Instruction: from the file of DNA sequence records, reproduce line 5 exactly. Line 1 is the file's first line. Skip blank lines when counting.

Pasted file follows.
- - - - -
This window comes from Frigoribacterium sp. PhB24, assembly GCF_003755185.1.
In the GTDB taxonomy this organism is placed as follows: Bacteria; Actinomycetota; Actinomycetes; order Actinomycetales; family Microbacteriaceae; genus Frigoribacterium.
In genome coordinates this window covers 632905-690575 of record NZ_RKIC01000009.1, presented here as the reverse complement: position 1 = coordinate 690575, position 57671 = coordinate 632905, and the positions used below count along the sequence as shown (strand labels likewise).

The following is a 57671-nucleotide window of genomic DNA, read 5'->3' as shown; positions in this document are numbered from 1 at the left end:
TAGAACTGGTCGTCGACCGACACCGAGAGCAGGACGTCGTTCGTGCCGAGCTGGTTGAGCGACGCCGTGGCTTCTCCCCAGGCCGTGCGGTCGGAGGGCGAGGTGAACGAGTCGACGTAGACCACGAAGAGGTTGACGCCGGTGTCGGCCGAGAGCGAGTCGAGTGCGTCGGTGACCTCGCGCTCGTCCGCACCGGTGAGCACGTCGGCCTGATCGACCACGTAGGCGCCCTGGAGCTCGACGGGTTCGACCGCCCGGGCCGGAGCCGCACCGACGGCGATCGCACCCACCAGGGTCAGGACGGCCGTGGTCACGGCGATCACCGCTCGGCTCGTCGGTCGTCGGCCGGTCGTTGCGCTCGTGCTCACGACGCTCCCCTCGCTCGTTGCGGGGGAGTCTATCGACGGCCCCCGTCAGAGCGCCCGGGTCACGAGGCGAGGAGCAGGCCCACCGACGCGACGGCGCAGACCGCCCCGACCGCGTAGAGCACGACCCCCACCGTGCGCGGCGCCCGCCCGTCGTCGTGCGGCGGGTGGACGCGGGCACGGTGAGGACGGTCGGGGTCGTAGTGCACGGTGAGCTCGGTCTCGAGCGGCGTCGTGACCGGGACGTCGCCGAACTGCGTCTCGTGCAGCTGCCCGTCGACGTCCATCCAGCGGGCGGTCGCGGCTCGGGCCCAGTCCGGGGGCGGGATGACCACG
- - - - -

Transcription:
TAGAACTGGTCGTCGACCGACACCGAGAGCAGGACGTCGTTCGTGCCGAGCTGGTTGAGCGACGCCGTGGCTTCTCCCCAGGCCGTGCGGTCGGAGGGCGAGGTGAACGAGTCGACGTAGACCACGAAGAGGTTGACGCCGGTGTCGGCCGAGAGCGAGTCGAGTGCGTCGGTGACCTCGCGCTCGTCCGCACCGGTGAGCACGTCGGCCTGATCGACCACGTAGGCGCCCTGGAGCTCGACGGGTTCGACCGCCCGGGCCGGAGCCGCACCGACGGCGATCGCACCCACCAGGGTCAGGACGGCCGTGGTCACGGCGATCACCGCTCGGCTCGTCGGTCGTCGGCCGGTCGTTGCGCTCGTGCTCACGACGCTCCCCTCGCTCGTTGCGGGGGAGTCTATCGACGGCCCCCGTCAGAGCGCCCGGGTCACGAGGCGAGGAGCAGGCCCACCGACGCGACGGCGCAGACCGCCCCGACCGCGTAGAGCACGACCCCCACCGTGCGCGGCGCCCGCCCGTCGTCGTGCGGCGGGTGGACGCGGGCACGGTGAGGACGGTCGGGGTCGTAGTGCACGGTGAGCTCGGTCTCGAGCGGCGTCGTGACCGGGACGTCGCCGAACTGCGTCTCGTGCAGCTGCCCGTCGACGTCCATCCAGCGGGCGGTCGCGGCTCGGGCCCAGTCCGGGGGCGGGATGACCACG